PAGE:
One of the biggest hurdles in landing a work-from-home jobs is FINDING them in the first place! Whether you are using my website or any other job board, the key is to conduct quality searches.
- ALWAYS use something to indicate your SPECIALTY
NURSES: nurse, RN, ADN, BSN, nursing, LPN, LVN, MSN
NP: “Nurse Practitioner,” NP, FNP, PMHNP, (Insert credentials here)
PA: “Physician Assistant,” PA, PA-C, (Insert credential here)
- ALWAYS use something to indicate REMOTE
remote, telecommute, telephonic, “work from home,” wfh, telework, “home office”
- OPTIONAL: Sprinkle in specialty keywords as desired
NURSES: case manager, care coordinator, care coach, utilization manager, utilization review, triage, abstractor, appeals, chart review, instructor, faculty, care coach, care manager, clinical documentation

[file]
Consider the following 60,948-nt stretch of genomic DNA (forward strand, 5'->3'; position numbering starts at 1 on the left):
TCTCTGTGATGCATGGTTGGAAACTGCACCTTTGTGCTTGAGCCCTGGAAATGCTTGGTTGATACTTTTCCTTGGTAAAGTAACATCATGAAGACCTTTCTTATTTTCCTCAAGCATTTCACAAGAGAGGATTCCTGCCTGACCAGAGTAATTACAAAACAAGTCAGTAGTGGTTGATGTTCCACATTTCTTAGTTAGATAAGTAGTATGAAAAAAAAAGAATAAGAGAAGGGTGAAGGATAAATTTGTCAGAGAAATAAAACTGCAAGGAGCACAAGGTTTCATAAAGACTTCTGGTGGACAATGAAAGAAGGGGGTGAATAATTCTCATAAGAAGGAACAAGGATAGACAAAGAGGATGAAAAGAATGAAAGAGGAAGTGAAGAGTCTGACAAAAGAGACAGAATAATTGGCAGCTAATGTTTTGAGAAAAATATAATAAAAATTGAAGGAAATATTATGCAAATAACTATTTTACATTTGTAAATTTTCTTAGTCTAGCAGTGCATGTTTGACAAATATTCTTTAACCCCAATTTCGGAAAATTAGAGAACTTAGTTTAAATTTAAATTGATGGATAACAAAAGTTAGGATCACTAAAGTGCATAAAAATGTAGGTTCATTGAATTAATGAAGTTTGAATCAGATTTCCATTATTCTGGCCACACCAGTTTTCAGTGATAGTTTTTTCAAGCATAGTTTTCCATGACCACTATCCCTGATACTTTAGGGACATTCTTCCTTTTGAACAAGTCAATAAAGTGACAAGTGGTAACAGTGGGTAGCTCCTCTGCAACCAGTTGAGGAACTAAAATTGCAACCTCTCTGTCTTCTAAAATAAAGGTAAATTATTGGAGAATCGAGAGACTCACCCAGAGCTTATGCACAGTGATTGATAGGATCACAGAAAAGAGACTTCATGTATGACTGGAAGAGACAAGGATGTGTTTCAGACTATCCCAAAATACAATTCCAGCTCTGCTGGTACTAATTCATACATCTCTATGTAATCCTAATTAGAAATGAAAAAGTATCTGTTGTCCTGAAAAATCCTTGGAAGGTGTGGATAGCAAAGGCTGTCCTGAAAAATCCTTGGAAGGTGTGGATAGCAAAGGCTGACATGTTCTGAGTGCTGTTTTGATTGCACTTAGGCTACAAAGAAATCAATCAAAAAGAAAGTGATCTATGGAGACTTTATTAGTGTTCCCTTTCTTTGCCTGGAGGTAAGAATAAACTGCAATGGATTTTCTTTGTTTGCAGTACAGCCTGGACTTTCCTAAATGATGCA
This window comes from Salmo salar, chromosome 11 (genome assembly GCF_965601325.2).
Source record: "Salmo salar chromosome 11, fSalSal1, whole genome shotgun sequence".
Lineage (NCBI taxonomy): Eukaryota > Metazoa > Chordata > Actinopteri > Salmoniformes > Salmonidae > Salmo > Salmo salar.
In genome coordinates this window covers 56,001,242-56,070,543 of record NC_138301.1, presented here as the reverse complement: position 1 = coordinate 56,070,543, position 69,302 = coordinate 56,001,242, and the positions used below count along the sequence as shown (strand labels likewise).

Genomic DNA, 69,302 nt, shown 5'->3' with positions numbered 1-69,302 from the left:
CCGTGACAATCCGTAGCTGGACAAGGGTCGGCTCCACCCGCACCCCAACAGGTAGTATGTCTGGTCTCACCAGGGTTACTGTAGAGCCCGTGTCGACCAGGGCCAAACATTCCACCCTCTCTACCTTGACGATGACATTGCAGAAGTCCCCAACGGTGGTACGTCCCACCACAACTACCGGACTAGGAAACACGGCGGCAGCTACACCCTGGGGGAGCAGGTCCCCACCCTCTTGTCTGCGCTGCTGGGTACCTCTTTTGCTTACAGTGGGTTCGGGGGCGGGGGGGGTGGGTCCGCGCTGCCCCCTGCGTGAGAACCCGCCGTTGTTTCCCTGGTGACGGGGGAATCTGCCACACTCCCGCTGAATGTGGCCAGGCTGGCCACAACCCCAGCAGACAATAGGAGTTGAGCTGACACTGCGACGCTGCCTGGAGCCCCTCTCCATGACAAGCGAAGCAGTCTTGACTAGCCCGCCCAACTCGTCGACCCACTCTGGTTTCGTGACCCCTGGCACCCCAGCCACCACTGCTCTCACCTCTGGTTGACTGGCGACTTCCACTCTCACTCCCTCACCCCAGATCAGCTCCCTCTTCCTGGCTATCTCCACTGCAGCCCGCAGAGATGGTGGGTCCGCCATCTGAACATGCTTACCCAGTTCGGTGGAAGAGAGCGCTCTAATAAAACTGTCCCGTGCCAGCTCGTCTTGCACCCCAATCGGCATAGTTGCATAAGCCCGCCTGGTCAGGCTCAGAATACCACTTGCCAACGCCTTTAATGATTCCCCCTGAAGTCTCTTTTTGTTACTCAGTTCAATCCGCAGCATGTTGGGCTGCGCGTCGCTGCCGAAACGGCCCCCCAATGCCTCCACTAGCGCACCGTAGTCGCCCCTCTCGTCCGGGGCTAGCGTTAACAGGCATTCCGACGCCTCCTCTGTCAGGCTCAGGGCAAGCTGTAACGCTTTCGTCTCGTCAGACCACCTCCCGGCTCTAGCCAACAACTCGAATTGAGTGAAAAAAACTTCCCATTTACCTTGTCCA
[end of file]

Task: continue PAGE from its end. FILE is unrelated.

NP/PA: telehealth, telemedicine, telemed
In most of these searches, Leave the location field BLANK.
Many companies are based out of a certain city or state, but they offer remote work nationwide. If you only search for companies based in your area, you vastly limit your search results!
You can also perform a searches with JUST your state (not your city). Some work-from-home jobs require specific state licenses or residence. Or, they require a short period of training in-office before you transition to home.
THE GOOD STUFF
- DO MANY SEARCHES